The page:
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Songs and Stories
     October 3, 2019      #23-276 SsK
 
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Looking Back: The Potawatomi exodus

Mirando hacia atrás: el éxodo de Potawatomi

By Jack Klasey

When Chief Shaw-waw-nas-see died at his village beside Rock Creek in 1834, he was spared the pain of seeing his Potawatomi band uprooted from their traditional hunting and fishing grounds and relocated beyond the Mississippi River.

Two years after the chief died, the 500 members of his band left their Rock Village home to be resettled on a reservation in Iowa. Under treaties negotiated between the Potawatomi tribe and the U.S. government in 1832 and 1833, the Indians gave up their lands in northern Indiana and northeastern Illinois in exchange for cash payments and tracts of land beyond the Mississippi.

This drawing by Kankakee artist Joseph Campbell illustrates the Potawatomi band crossing the Kankakee that was described by “Uncle Sid” Vail. It originally appeared in the 1968 history of Kankakee titled “Of the People.” Kankakee County Museum Photo Archive

By Jack Klasey

When Chief Shaw-waw-nas-see died at his village beside Rock Creek in 1834, he was spared the pain of seeing his Potawatomi band uprooted from their traditional hunting and fishing grounds and relocated beyond the Mississippi River.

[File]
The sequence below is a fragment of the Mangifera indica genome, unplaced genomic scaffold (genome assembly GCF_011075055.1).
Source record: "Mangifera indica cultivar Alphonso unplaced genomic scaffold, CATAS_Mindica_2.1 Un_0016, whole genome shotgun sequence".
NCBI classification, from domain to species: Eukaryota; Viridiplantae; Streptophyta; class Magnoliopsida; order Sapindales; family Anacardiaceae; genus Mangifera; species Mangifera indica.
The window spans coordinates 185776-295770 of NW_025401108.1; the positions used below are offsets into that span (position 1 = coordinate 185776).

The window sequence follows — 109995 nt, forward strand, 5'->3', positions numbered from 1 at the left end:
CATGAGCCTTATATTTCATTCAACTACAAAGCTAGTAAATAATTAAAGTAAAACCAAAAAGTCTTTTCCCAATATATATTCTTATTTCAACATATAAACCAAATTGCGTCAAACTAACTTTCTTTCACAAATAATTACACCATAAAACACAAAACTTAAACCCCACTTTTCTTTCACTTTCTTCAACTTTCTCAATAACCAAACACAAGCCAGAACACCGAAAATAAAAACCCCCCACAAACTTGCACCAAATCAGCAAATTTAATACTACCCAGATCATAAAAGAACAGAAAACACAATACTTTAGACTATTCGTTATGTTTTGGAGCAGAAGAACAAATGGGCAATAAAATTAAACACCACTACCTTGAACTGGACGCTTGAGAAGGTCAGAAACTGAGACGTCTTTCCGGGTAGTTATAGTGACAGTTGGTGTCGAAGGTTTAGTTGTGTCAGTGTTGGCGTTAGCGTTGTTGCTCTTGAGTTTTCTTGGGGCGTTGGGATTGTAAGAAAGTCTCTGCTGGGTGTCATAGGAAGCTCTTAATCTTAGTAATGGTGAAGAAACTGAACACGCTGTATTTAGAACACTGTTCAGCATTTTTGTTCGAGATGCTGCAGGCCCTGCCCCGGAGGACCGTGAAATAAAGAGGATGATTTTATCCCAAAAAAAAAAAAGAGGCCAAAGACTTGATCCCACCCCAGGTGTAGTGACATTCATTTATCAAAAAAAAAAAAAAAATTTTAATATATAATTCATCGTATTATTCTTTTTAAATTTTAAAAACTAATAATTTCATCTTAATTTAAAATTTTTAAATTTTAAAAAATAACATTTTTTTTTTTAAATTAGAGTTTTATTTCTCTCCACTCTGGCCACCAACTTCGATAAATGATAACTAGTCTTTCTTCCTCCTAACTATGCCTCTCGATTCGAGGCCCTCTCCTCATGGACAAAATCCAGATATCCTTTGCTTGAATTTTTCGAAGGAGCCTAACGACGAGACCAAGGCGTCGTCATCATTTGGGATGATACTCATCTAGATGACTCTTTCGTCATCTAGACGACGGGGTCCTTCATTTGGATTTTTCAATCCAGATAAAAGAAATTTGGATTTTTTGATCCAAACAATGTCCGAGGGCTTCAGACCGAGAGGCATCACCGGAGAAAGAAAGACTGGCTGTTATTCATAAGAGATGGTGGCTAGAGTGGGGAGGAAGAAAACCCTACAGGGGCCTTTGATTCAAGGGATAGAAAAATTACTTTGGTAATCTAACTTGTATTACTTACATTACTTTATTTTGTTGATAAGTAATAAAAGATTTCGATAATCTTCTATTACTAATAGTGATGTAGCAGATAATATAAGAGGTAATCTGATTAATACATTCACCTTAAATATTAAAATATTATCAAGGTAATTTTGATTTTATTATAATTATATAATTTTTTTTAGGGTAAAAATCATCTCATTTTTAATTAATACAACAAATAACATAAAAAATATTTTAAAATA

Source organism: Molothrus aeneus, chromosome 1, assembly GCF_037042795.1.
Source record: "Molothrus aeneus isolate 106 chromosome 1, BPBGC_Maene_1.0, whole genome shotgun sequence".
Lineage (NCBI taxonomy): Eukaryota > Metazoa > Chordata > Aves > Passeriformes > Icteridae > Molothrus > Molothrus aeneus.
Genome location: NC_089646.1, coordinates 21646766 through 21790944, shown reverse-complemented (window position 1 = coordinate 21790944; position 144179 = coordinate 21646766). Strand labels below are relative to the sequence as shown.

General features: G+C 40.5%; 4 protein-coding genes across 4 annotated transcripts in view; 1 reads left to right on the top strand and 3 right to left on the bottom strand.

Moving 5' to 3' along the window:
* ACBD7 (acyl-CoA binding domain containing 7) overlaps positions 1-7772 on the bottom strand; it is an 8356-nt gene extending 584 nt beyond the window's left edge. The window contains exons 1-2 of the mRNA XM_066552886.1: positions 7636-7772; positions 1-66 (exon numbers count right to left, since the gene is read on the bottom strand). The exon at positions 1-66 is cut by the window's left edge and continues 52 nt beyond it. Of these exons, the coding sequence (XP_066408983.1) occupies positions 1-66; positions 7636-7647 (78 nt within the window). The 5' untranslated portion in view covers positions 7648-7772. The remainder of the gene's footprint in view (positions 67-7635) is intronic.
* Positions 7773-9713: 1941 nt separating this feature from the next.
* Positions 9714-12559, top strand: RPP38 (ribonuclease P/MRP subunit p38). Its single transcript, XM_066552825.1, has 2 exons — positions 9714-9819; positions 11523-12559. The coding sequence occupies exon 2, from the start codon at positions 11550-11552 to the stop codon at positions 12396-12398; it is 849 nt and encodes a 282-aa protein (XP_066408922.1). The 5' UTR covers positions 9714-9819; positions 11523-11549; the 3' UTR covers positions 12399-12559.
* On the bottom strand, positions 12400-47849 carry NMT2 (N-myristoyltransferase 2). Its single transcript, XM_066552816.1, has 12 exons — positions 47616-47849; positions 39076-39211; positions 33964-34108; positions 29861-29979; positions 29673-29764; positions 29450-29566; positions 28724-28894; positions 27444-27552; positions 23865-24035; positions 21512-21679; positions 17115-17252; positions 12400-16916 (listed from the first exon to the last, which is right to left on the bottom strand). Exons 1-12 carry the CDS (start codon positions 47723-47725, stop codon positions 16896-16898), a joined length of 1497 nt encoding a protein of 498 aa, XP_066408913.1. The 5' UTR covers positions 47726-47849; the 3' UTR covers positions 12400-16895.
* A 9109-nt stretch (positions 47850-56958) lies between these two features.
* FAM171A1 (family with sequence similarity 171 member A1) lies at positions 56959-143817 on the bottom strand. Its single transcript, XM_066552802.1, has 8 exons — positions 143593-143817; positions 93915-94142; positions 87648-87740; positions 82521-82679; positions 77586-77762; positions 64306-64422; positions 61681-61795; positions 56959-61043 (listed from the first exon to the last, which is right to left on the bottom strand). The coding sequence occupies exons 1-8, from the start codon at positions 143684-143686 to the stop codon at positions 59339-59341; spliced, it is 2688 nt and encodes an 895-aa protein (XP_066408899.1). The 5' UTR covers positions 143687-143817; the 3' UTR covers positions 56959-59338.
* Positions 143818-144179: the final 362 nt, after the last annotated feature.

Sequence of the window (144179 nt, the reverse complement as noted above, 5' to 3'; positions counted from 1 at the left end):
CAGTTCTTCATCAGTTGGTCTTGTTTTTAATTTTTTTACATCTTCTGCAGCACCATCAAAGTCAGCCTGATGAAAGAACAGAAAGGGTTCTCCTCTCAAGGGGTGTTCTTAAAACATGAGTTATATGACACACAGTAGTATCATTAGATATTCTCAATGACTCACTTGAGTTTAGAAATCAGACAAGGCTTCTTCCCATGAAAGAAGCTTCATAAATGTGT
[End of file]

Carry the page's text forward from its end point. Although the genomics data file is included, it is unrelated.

Two years after the chief died, the 500 members of his band left their Rock Village home to be resettled on a reservation in Iowa. Under treaties negotiated between the Potawatomi tribe and the U.S. government in 1832 and 1833, the Indians gave up their lands in northern Indiana and northeastern Illinois in exchange for cash payments and tracts of land beyond the Mississippi.

This drawing by Kankakee artist Joseph Campbell illustrates the Potawatomi band crossing the Kankakee that was described by “Uncle Sid” Vail. It originally appeared in the 1968 history of Kankakee titled “Of the People.” Kankakee County Museum Photo Archive

Por Jack Klasey

Cuando el jefe Shaw-waw-nas-see murió en su aldea al lado de Rock Creek en 1834, se libró del dolor de ver a su banda Potawatomi desarraigada de sus tradicionales zonas de caza y pesca y trasladada más allá del río Mississippi.

Dos años después de la muerte del jefe, los 500 miembros de su banda abandonaron su hogar en Rock Village para ser reasentados en una reserva en Iowa. Según los tratados negociados entre la tribu Potawatomi y el gobierno de los Estados Unidos en 1832 y 1833, los indios renunciaron a sus tierras en el norte de Indiana y el noreste de Illinois a cambio de pagos ...

This drawing by Kankakee artist Joseph Campbell illustrates the Potawatomi band crossing the Kankakee that was described by “Uncle Sid” Vail. It originally appeared in the 1968 history of Kankakee titled “Of the People.” Kankakee County Museum Photo Archive
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Jack Klasey
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